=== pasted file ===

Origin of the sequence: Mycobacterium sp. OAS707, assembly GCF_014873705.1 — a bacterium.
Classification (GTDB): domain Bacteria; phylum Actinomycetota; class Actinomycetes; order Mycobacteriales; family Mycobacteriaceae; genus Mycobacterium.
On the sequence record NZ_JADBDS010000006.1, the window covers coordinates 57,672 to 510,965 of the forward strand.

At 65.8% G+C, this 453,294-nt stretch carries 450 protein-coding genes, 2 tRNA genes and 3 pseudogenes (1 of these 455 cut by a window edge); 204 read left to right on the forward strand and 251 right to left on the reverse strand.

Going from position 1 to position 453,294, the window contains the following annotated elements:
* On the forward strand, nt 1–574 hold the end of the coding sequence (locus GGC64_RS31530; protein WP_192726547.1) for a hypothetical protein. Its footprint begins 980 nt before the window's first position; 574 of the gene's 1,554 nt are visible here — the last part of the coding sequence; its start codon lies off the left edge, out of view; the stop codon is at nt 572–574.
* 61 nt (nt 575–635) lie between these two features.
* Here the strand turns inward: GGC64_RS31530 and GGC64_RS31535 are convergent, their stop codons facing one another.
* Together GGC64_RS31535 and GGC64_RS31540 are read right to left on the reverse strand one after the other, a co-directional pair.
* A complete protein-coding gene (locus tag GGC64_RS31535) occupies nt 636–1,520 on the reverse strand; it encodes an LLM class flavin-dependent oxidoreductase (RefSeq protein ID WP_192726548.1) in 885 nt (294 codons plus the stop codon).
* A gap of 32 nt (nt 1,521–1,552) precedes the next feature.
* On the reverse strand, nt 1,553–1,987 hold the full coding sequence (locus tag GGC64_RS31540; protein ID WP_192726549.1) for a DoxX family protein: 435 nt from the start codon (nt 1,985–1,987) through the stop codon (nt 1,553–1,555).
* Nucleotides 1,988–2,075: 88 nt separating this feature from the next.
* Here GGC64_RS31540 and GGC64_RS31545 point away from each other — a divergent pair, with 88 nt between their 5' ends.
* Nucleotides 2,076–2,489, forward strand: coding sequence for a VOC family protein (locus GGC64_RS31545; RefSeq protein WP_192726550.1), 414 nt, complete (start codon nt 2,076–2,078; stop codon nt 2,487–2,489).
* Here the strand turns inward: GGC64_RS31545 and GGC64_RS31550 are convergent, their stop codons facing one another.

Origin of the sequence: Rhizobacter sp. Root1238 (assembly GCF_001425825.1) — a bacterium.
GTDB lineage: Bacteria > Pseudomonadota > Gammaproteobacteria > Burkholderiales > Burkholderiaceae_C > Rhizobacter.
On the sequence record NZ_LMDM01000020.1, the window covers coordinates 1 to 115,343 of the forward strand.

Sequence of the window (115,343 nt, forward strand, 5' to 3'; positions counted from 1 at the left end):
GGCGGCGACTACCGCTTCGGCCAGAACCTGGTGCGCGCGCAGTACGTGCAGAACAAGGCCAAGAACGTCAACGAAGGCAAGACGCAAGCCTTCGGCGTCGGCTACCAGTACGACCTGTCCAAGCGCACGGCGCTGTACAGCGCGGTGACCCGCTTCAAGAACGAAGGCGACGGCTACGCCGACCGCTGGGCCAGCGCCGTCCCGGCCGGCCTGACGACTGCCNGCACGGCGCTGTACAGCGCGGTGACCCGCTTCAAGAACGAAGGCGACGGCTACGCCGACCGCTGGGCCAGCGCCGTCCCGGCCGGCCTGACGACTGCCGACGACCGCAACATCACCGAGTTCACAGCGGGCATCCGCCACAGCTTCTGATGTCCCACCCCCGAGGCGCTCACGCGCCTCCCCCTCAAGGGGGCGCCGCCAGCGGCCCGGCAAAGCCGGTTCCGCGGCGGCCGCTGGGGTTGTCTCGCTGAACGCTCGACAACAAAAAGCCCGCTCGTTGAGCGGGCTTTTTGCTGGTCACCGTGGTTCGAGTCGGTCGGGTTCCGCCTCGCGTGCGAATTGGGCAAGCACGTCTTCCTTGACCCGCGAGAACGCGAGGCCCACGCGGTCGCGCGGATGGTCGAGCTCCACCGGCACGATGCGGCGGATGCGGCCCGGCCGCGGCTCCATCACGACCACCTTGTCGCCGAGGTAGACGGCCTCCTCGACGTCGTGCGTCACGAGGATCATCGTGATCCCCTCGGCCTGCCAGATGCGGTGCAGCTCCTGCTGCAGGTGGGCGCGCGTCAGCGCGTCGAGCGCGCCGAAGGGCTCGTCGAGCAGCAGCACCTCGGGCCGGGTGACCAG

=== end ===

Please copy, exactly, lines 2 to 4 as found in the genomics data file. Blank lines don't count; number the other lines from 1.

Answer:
Classification (GTDB): domain Bacteria; phylum Actinomycetota; class Actinomycetes; order Mycobacteriales; family Mycobacteriaceae; genus Mycobacterium.
On the sequence record NZ_JADBDS010000006.1, the window covers coordinates 57,672 to 510,965 of the forward strand.

At 65.8% G+C, this 453,294-nt stretch carries 450 protein-coding genes, 2 tRNA genes and 3 pseudogenes (1 of these 455 cut by a window edge); 204 read left to right on the forward strand and 251 right to left on the reverse strand.